Emergency Preparedness for Children: How to Prepare Your Family for Disaster Scenarios
According to the National Household Survey, out of 5,000 polled, 47% had personal or familial experience with disasters. This statistic shows the importance of having a disaster plan for all types of disasters that may occur. Disasters can include weather events, personal injury or health crises, and break-ins, or other external threats. When creating your disaster plan, it’s important to involve all members of your household, including your children, so everyone knows what to do in an emergency event. Feeling prepared in an emergency event can help lower fear and anxiety, which can help lessen the impact, both physical and emotional, of disasters.
Know What Your Child Is Capable of Handling
How you educate a four-year-old on emergency preparedness is going to look different than how you educate a 12-year-old. Therefore, it’s important to tailor your discussions towards your child’s emotional maturity, and their ability to understand why what you’re saying is important.
Children Under Five
For children under five, you may want to start simply with emergency phone numbers, like 9-1-1 or a parent’s phone number. Mnemonic devices like songs can be helpful when trying to get younger children to memorize phone numbers or their home addresses.
Children Between Six and 12
For children between six and 12, you can start to incorporate a more active role in emergency preparedness. You can start to practice typical questions that emergency personnel may ask them or establish a safe meeting point, such as a grandparent’s house, in case they can’t return home.
For teens, you can engage them by giving them an active role or responsibility. For example, you can put them in charge of knowing where the flashlights or candles are in the event of a blackout. Even as your children get older, it’s still important to tailor their responsibilities to their emotional maturity. Over-burdening them can cause excess stress that can be life-threatening in an emergency. Talk with your child about what they feel comfortable taking on before establishing responsibilities.
Educate Them On How to Use 9-1-1 and Other Emergency Services
When educating your children about emergencies, stress the importance of knowing not only how, but when to dial 9-1-1. For example, a friend falling off a jungle gym and breaking a bone at a park wouldn’t be a 9-1-1 call right away. Instead, your child should find their chaperone, or drive to the nearest hospital if they are able. However, if your child’s friend has a deadly peanut allergy and ingests something made of peanuts, they should call 9-1-1 immediately, and then locate an EpiPen if there is one nearby.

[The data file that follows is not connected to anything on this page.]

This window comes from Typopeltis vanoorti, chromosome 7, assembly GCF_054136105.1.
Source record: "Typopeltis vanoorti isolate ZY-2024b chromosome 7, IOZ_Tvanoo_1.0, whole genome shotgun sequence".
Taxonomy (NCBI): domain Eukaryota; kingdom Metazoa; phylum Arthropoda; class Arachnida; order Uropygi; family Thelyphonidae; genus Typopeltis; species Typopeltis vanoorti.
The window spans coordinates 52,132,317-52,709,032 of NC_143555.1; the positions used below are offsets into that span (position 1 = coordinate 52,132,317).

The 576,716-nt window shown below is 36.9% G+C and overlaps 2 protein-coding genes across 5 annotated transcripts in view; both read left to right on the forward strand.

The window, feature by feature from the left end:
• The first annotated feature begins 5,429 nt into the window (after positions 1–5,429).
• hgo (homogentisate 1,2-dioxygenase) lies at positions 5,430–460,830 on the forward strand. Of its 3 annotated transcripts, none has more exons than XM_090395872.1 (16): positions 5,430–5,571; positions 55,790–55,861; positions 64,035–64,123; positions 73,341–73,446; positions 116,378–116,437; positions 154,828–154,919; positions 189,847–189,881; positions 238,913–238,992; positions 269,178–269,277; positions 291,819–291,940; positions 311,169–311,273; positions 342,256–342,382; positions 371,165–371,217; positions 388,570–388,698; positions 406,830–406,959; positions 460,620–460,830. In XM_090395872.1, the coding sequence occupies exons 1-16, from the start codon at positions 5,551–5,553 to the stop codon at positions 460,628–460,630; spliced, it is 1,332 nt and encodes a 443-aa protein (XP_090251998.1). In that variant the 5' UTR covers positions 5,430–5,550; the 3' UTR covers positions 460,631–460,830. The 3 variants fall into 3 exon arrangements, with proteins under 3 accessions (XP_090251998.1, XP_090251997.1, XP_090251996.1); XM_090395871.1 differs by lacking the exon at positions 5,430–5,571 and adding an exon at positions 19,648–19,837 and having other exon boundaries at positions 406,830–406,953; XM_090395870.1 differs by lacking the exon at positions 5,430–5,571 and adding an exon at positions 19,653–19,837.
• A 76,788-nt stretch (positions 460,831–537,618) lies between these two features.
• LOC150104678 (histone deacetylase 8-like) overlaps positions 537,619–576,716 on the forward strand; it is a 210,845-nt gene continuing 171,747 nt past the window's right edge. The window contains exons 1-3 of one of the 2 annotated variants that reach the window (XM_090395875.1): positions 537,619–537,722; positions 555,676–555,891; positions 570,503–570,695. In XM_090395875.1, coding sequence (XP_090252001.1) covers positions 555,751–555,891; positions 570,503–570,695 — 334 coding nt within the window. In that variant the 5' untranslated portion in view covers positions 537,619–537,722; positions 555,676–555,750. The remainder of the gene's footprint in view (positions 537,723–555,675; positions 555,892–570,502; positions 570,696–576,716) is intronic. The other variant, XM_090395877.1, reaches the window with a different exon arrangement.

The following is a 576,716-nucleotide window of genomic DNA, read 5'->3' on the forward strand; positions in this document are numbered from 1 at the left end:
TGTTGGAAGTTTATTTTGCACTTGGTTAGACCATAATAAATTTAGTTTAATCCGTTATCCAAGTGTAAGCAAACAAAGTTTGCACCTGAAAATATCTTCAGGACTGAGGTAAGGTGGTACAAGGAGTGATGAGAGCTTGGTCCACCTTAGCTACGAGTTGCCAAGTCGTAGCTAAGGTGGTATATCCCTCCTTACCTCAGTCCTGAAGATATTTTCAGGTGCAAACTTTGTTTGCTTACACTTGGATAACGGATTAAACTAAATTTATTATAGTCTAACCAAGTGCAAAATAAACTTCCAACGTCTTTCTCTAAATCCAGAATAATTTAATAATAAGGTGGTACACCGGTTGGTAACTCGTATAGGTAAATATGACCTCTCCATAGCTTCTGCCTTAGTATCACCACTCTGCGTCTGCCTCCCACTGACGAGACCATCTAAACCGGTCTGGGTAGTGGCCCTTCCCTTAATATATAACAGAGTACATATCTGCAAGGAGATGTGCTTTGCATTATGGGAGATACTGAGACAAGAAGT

The difference between these two situations is the level of danger. A broken bone isn’t typically a life-threatening situation, while anaphylactic shock can be. Discuss with your child how they can identify whether or not they are in a life-threatening situation, and whether they need to call 9-1-1.
Other emergency services and numbers important for your child to know can include:
- A parent or guardian’s phone number;
- Poison control;
- Animal control;
- Local fire and police departments;
- Their school;
You can print these numbers out and leave them in a community space, so the whole family can access them. You can also program these numbers into your child’s phone if they have one, for even easier access.
Make an Emergency Plan
Having an emergency plan and teaching emergency skills can reduce injuries, losses, and even prevent personal damage altogether. You should have a tailored emergency plan for each major type of emergency.
Build an Emergency Kit
You can find specific resources for different types of weather events and natural disasters on the FEMA website, however, each disaster kit should include:
- A gallon of clean water;
- A first aid kit;
- At least three days of non-perishable food;
- Battery-powered or hand-crank radio;
- A whistle;
- A flashlight;
- Extra batteries;
- Face masks;
- Clean blankets;
- Garbage bags for personal waste;
- Manual can opener;
- Moist towelettes or baby wipes;
- Cell phone chargers or backup batteries.
If you live somewhere with heavy snow, like Alaska, you may want to have some version of this kit in your vehicle, in case you’re stranded in your car.